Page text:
Southwest Says So Long to Ticket Jackets, Ending Era Among US Airlines
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Another once-iconic part of the air travel experience is set to fade into the history books.
That will come Saturday, when Southwest Airlines does away with its ticket jackets. The story was first reported by USA Today.
Ticket jackets were once a staple of air travel. The paper document holders harken back to an earlier age of flying, one that came before electronic tickets and flimsy boarding passes printed out from self-service kiosks.
Introduced decades ago, ticket jackets helped travelers protect their airline tickets at a time when they were issued on paper and not easily replaced if lost.
Today, travelers have little need for the jackets. Many now use digital boarding passes stored on their smartphones. And those paper boarding passes used to board at the gate are now are easily replaceable, with customers’ actual ticket information typically stored electronically in airline reservation systems.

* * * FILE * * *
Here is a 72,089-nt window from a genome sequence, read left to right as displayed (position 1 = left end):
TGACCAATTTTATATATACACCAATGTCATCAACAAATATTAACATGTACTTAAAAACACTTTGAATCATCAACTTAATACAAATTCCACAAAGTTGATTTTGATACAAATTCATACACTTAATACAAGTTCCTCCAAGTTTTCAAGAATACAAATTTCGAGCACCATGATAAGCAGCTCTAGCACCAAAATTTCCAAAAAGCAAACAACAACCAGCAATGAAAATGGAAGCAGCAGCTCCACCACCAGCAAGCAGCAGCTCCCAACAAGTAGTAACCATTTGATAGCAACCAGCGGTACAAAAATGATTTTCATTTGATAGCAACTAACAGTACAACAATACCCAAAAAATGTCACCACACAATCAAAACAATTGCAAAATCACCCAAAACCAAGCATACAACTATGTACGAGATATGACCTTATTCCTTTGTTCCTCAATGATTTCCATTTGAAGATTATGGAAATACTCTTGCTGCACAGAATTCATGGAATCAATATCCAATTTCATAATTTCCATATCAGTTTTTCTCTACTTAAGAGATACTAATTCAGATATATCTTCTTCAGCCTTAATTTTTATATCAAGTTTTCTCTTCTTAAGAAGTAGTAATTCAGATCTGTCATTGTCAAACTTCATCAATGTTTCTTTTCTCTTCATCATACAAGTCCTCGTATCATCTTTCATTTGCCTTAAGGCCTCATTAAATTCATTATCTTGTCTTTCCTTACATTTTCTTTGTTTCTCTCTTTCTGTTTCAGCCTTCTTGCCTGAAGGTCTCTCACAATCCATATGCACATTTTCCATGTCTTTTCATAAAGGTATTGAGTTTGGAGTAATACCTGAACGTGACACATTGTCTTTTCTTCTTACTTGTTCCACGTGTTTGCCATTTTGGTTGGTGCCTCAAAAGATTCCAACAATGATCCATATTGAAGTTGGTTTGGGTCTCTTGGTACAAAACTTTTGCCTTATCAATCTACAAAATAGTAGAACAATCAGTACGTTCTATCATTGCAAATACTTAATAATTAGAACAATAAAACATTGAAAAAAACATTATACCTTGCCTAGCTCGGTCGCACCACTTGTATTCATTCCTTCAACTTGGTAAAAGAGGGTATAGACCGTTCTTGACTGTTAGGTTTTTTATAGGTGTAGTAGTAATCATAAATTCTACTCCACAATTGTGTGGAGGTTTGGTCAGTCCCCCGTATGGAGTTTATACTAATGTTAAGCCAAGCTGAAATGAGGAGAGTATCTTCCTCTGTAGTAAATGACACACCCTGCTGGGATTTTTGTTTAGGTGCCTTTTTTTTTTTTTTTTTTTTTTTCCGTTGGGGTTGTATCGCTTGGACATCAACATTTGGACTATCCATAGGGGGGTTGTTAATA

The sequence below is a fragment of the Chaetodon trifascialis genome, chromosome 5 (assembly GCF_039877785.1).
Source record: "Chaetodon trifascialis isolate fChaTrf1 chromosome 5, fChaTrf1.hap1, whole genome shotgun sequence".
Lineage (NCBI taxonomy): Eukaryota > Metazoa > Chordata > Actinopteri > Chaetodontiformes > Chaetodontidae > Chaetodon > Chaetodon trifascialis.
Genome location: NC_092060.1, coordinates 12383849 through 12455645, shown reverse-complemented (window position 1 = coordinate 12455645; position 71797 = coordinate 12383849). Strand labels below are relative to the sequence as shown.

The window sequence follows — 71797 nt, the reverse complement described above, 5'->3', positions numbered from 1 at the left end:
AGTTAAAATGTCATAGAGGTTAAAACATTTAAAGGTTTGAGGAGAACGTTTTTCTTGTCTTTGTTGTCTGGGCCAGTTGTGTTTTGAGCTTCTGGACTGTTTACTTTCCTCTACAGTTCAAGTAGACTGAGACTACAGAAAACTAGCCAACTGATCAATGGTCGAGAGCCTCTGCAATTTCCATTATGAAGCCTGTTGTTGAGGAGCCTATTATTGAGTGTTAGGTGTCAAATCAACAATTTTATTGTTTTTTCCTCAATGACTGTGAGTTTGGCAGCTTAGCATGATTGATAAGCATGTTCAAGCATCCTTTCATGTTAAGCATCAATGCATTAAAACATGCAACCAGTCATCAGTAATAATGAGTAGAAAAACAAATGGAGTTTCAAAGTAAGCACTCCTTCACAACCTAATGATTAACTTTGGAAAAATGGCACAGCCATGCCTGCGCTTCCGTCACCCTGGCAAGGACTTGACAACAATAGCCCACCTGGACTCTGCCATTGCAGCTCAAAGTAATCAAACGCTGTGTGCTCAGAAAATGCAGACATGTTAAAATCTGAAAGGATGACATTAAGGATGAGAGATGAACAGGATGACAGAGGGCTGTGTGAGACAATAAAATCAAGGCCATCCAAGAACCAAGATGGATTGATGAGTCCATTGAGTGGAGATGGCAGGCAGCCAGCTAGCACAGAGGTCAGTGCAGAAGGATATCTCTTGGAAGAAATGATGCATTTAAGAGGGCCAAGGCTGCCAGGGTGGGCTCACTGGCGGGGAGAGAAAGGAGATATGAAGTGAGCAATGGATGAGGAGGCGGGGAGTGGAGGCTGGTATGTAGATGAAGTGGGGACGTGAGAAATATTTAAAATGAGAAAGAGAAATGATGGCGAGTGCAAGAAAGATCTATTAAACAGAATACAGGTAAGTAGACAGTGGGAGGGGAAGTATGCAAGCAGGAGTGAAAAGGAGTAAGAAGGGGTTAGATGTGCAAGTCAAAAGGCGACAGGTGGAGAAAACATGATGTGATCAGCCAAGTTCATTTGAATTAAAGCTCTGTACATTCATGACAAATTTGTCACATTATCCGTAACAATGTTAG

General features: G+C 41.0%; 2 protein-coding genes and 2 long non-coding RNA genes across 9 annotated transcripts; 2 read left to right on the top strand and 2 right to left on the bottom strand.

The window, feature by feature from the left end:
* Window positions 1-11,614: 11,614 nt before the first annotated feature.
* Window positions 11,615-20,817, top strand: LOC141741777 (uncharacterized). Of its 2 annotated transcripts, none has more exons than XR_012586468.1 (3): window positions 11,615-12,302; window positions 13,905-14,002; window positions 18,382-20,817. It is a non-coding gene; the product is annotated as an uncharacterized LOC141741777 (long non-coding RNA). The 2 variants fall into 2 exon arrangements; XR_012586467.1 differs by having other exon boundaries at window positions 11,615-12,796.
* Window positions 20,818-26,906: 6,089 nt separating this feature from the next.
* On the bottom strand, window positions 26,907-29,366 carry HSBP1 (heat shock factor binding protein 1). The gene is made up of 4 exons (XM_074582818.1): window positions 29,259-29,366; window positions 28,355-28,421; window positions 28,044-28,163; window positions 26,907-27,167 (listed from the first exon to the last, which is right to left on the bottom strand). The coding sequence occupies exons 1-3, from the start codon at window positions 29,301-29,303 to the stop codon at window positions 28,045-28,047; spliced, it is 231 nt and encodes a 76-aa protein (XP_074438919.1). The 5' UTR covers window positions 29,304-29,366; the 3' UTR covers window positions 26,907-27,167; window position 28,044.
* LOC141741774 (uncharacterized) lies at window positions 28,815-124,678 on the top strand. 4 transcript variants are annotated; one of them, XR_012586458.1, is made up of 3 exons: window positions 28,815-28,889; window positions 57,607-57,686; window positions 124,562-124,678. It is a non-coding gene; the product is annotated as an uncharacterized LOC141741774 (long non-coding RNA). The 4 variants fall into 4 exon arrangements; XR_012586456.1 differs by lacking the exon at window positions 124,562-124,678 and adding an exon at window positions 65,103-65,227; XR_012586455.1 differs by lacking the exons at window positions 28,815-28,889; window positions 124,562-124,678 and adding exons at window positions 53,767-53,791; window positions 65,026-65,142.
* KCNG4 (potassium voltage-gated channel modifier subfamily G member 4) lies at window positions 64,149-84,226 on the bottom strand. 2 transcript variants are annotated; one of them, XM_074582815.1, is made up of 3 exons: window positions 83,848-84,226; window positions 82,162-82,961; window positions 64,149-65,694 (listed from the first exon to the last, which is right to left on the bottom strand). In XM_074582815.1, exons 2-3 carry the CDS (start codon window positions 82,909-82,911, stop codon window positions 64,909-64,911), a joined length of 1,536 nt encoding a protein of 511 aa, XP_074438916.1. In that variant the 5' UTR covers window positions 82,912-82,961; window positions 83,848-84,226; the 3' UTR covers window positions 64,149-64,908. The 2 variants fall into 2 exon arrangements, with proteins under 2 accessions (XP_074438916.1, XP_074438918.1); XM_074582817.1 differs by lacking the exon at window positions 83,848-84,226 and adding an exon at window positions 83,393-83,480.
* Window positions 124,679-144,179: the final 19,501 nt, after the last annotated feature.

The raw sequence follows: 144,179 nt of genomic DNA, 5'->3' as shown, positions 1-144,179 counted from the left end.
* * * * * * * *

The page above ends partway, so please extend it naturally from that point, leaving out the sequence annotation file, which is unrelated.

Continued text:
Southwest confirmed its plan to The Points Guy, saying ticket jackets will be eliminated June 1. The company had been issuing about 22 million ticket jackets a year.
“We are constantly studying ways to reduce waste, use less paper, and ultimately become a greener company,” Southwest spokesman Dan Landson says in a statement to TPG.
He acknowledged changing technology and customer preferences also played a role.
“Over the last few years, we’ve seen an increase in the number of customers using mobile boarding passes and thus not using ticket jackets as much as in years past,” Landson said. “Through this change in behavior, we feel like we’ve reached a good point to transition away from paper ticket jackets.”
Southwest had been the last major US carrier to offer ticket jackets, according to USA Today’s Dawn Gilbertson.
She says United eliminated its ticket jackets in the early 2000s while others – including American and Spirit – offered them as recently as five years ago.
Now, with the retirement of ticket jackets at Southwest, the aviation industry will have another relic from a bygone era to appreciate.
Featured image: Tim Boyle/Getty Images.
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